Wednesday, January 27, 2010

A Loud Kind Of Alchemy

 (I have added a neat video at the bottom, so even if you've read this before scroll down!)

You're nursing your drink of choice at a party, chilling on the couch or whatever it is you like to do in a socially-lubricated milieu. There's a wireless media streaming device of some kind hooked up to the TV and/or the sound system, and you're grooving to the fresh beats. You don't think about it too much at the time; it's plug-and-play, touch-of-a-button kind of stuff, right? For that matter, if you're not me (or very much like me) you mightn't give the technology a second thought.

I woke up one morning, though, and I considered the nigh-alchemical transformations taking place. The music you* were listening to was probably on someone's computer. We go, then, to the whirling drive platters on which the information is inscribed in minute magnetic markings**. These are converted by the drive head into electrical pulses, travelling along the wires and circuit traces, recorded, written into memory, repeated, and finally output via cable to a wireless antenna somewhere (a wireless network adaptor or router). Here, the electric impulses become light – radio waves – which radiate and permeate the house. At the receiving antenna, where they are converted back to electricity, and remain in this form as they pass to the processor, to an audio device, to the stereo receiver, and out along the speaker wire to the drivers and tweeters. The electricity once again becomes magnetism in the speakers, driving the paper cones therein to produce waves of compression and rarefaction in the local atmosphere, which spread out from the point source(s) and make their way into your ear, where they are converted into electrochemical signals and finally interpreted by your brain.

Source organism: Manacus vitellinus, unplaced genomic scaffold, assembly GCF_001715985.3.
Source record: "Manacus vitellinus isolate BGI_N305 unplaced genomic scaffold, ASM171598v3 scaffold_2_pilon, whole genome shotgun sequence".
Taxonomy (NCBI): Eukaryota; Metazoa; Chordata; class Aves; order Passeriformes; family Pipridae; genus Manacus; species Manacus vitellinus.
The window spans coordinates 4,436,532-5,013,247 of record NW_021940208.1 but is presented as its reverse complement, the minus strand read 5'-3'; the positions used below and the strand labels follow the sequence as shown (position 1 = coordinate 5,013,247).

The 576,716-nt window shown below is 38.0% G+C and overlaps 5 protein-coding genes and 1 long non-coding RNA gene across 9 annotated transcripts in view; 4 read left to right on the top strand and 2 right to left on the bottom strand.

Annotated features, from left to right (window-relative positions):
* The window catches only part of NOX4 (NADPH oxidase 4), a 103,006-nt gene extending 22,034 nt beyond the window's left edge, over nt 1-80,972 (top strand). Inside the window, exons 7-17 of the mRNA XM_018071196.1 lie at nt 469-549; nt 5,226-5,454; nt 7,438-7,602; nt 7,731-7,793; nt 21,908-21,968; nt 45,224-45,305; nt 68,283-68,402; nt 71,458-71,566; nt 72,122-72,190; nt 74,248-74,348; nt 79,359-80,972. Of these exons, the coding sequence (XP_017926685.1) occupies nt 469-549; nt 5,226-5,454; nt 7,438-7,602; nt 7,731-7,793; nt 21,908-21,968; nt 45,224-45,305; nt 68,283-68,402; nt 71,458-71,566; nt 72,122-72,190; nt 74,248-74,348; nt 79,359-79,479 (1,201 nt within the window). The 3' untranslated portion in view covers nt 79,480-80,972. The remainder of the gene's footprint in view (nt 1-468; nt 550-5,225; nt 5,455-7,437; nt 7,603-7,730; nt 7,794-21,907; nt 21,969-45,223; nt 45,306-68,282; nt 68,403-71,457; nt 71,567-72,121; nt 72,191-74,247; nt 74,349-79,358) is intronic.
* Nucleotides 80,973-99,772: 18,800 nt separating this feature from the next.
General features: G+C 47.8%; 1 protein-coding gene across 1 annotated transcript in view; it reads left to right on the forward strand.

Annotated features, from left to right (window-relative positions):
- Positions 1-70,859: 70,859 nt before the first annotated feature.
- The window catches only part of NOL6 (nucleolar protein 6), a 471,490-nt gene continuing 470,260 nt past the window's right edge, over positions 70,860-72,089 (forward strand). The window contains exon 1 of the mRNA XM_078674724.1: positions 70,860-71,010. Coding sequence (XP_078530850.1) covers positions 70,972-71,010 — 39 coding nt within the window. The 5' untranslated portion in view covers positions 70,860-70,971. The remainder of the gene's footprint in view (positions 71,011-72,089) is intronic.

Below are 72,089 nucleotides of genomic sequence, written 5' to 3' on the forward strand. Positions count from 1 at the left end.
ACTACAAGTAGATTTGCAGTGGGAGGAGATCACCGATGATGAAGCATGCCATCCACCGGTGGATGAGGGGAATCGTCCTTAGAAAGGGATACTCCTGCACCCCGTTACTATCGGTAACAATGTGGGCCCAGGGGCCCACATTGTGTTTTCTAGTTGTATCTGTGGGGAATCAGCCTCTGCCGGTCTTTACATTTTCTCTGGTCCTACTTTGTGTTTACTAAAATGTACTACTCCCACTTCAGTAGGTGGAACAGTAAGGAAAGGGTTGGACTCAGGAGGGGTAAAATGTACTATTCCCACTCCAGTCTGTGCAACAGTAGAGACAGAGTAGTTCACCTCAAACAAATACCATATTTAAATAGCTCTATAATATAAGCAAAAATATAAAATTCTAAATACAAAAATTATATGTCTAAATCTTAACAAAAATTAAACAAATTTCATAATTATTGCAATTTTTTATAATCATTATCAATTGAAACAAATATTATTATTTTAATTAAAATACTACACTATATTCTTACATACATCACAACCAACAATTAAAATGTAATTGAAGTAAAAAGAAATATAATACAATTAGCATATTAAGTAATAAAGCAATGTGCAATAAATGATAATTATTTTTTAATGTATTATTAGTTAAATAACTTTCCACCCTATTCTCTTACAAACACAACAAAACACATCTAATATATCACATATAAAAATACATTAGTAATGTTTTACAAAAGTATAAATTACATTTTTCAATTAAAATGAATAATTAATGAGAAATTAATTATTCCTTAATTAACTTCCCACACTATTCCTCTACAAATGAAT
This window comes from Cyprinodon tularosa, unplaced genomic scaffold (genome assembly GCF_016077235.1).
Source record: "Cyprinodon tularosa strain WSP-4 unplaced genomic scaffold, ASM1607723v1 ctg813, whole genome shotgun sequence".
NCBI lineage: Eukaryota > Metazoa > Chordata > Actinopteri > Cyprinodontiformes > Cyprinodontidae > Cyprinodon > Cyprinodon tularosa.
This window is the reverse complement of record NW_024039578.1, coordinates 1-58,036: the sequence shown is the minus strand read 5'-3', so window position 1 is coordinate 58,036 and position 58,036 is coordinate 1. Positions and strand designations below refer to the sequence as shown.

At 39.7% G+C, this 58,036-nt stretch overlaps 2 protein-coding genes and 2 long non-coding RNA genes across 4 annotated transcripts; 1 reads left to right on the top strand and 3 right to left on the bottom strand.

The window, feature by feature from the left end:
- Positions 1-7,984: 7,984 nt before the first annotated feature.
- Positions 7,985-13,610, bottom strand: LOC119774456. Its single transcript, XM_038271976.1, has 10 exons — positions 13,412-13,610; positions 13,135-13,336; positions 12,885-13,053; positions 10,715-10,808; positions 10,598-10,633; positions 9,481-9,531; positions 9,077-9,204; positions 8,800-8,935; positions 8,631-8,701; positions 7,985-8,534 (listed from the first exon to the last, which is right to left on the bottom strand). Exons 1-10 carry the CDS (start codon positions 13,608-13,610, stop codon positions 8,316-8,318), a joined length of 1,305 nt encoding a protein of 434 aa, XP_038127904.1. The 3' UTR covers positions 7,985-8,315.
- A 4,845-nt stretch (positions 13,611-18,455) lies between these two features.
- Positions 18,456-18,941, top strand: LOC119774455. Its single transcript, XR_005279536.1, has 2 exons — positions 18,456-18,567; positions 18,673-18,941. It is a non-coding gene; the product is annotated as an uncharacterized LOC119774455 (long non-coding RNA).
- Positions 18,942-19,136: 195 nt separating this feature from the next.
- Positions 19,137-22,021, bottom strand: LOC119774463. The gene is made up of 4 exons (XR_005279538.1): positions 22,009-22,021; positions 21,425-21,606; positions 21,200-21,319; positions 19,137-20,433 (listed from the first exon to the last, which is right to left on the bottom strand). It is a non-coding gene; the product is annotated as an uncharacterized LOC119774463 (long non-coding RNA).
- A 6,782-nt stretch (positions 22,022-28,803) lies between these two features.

If you prefer a more perfect symmetry, consider that the song began in a composer's very own brain meats, and trace the steps from mind to mouth and written page, from recording equipment to CD stamping device to the laser which read the disk when you ripped it. By the time it arrives to settle down in your brain, the music you hear has likely been encoded as every kind of energy we know except for probably gravity (and hey, it's really only a matter of time before we start using that as some kind of interplanetary signalling protocol, right?)

All of this happens at the touch of a button (!). XKCD explored a similar theme a while back as regards the mighty computing power which now serves to furnish us with droll images of domesticated felines. I think I feel a little more godlike when I consider the power that our artifice has over the fundamental forces of the universe than I do when measuring it in our own self-created terms for performance (Ghz, etc). Either way I guess I got poached on this idea. Wouldn't be the first time (Oscaaaaaaar Wiiiiiiiiilde!).

This is post #200. This year will be my blog's fourth anniversary, which means I've posted about 50 posts a year - one a week. I guess that's reassuring, but I wouldn't call it optimal.

So we had yet another visitor come to stay with us this past weekend. This is she:

I have never had an objection to visitors, in fact I always enjoy it when someone comes around to disrupt my daily routine a little. This being said, I feel as though people spend perhaps a little too much to see us (Etarran and myself, for the most part) for not long enough. This is not their fault, as they have only so much time to spare before they must return to their own lives. I might expect the answer to be something along the lines of "well, it's not so much that I want to see 3-4 days worth of your city, but that I would like 3-4 days of your company", and sure my ego is going to be happy that I have such value; I am nevertheless going to question of spending the money to go so far, to go to a different city, and more or less hang around the house with us. Maybe that's more awesome than I quite grasp, but hanging around in a house is the kind of thing when vacations/parental budget result in a fortuitous co-location of the old guard. You may note, of course, that the above picture was taken on the top of Citadel Hill, which should lead you to the conclusion that our esteemed guest did not see nothing of our city here. Indeed, I made sure of that much. Maybe it only boggles my mind because I don't really have "visiting money" to spend. Whatever the reason, suffice it to say that I don't know why you keep visiting, but I sure appreciate that you do, my friends!